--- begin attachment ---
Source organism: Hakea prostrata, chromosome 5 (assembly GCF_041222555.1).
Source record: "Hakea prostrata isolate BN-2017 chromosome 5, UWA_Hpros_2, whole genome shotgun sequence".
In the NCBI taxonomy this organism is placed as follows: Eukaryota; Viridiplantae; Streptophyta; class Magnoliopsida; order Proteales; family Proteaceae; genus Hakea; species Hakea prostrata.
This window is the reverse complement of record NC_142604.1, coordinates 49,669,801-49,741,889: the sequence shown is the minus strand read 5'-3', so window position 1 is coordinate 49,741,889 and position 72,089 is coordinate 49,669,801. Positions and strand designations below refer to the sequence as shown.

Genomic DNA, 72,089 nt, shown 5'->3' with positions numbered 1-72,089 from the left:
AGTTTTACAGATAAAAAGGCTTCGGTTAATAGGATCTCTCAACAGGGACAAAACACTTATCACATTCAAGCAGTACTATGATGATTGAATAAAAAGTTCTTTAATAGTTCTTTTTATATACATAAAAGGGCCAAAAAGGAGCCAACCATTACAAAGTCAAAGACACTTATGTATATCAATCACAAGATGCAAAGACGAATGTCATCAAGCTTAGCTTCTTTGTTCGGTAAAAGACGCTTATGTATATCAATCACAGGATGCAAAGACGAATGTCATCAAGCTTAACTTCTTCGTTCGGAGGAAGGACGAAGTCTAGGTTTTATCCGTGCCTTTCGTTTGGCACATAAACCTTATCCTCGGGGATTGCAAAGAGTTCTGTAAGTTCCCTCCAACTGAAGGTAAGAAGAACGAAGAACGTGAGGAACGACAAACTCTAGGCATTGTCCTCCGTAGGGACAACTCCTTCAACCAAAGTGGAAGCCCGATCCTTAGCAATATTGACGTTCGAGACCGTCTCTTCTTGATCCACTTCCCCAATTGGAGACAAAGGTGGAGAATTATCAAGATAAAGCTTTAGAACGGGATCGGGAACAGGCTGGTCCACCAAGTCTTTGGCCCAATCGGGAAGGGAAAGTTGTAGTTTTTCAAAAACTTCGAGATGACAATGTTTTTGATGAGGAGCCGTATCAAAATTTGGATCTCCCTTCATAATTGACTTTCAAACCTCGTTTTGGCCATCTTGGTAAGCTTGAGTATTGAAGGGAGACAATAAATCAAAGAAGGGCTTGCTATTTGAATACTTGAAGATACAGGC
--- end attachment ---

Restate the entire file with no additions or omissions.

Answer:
Source organism: Hakea prostrata, chromosome 5 (assembly GCF_041222555.1).
Source record: "Hakea prostrata isolate BN-2017 chromosome 5, UWA_Hpros_2, whole genome shotgun sequence".
In the NCBI taxonomy this organism is placed as follows: Eukaryota; Viridiplantae; Streptophyta; class Magnoliopsida; order Proteales; family Proteaceae; genus Hakea; species Hakea prostrata.
This window is the reverse complement of record NC_142604.1, coordinates 49,669,801-49,741,889: the sequence shown is the minus strand read 5'-3', so window position 1 is coordinate 49,741,889 and position 72,089 is coordinate 49,669,801. Positions and strand designations below refer to the sequence as shown.

Genomic DNA, 72,089 nt, shown 5'->3' with positions numbered 1-72,089 from the left:
AGTTTTACAGATAAAAAGGCTTCGGTTAATAGGATCTCTCAACAGGGACAAAACACTTATCACATTCAAGCAGTACTATGATGATTGAATAAAAAGTTCTTTAATAGTTCTTTTTATATACATAAAAGGGCCAAAAAGGAGCCAACCATTACAAAGTCAAAGACACTTATGTATATCAATCACAAGATGCAAAGACGAATGTCATCAAGCTTAGCTTCTTTGTTCGGTAAAAGACGCTTATGTATATCAATCACAGGATGCAAAGACGAATGTCATCAAGCTTAACTTCTTCGTTCGGAGGAAGGACGAAGTCTAGGTTTTATCCGTGCCTTTCGTTTGGCACATAAACCTTATCCTCGGGGATTGCAAAGAGTTCTGTAAGTTCCCTCCAACTGAAGGTAAGAAGAACGAAGAACGTGAGGAACGACAAACTCTAGGCATTGTCCTCCGTAGGGACAACTCCTTCAACCAAAGTGGAAGCCCGATCCTTAGCAATATTGACGTTCGAGACCGTCTCTTCTTGATCCACTTCCCCAATTGGAGACAAAGGTGGAGAATTATCAAGATAAAGCTTTAGAACGGGATCGGGAACAGGCTGGTCCACCAAGTCTTTGGCCCAATCGGGAAGGGAAAGTTGTAGTTTTTCAAAAACTTCGAGATGACAATGTTTTTGATGAGGAGCCGTATCAAAATTTGGATCTCCCTTCATAATTGACTTTCAAACCTCGTTTTGGCCATCTTGGTAAGCTTGAGTATTGAAGGGAGACAATAAATCAAAGAAGGGCTTGCTATTTGAATACTTGAAGATACAGGC